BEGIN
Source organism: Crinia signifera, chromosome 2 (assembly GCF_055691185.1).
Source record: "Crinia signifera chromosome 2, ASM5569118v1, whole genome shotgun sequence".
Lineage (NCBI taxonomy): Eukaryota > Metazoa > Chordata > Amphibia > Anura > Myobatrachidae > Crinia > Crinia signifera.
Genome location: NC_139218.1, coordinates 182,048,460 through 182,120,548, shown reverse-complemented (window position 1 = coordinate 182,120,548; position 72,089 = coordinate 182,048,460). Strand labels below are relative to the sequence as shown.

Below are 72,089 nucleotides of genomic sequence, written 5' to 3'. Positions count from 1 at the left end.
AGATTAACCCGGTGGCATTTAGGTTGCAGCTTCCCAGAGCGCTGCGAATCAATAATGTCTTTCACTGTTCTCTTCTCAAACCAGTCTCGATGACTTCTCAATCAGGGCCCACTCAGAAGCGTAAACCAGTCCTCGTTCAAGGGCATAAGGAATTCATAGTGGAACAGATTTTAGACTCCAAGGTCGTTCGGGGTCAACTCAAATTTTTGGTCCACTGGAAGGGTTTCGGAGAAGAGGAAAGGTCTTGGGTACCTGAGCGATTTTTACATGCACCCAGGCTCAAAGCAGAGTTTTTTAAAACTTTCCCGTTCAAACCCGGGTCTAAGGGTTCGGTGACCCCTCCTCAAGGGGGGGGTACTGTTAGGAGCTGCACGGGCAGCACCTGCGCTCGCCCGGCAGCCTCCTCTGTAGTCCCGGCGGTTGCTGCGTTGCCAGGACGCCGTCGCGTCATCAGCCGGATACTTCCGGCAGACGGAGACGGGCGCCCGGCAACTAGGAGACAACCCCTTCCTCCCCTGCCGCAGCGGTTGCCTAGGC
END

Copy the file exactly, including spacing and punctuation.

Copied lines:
Source organism: Crinia signifera, chromosome 2 (assembly GCF_055691185.1).
Source record: "Crinia signifera chromosome 2, ASM5569118v1, whole genome shotgun sequence".
Lineage (NCBI taxonomy): Eukaryota > Metazoa > Chordata > Amphibia > Anura > Myobatrachidae > Crinia > Crinia signifera.
Genome location: NC_139218.1, coordinates 182,048,460 through 182,120,548, shown reverse-complemented (window position 1 = coordinate 182,120,548; position 72,089 = coordinate 182,048,460). Strand labels below are relative to the sequence as shown.

Below are 72,089 nucleotides of genomic sequence, written 5' to 3'. Positions count from 1 at the left end.
AGATTAACCCGGTGGCATTTAGGTTGCAGCTTCCCAGAGCGCTGCGAATCAATAATGTCTTTCACTGTTCTCTTCTCAAACCAGTCTCGATGACTTCTCAATCAGGGCCCACTCAGAAGCGTAAACCAGTCCTCGTTCAAGGGCATAAGGAATTCATAGTGGAACAGATTTTAGACTCCAAGGTCGTTCGGGGTCAACTCAAATTTTTGGTCCACTGGAAGGGTTTCGGAGAAGAGGAAAGGTCTTGGGTACCTGAGCGATTTTTACATGCACCCAGGCTCAAAGCAGAGTTTTTTAAAACTTTCCCGTTCAAACCCGGGTCTAAGGGTTCGGTGACCCCTCCTCAAGGGGGGGGTACTGTTAGGAGCTGCACGGGCAGCACCTGCGCTCGCCCGGCAGCCTCCTCTGTAGTCCCGGCGGTTGCTGCGTTGCCAGGACGCCGTCGCGTCATCAGCCGGATACTTCCGGCAGACGGAGACGGGCGCCCGGCAACTAGGAGACAACCCCTTCCTCCCCTGCCGCAGCGGTTGCCTAGGC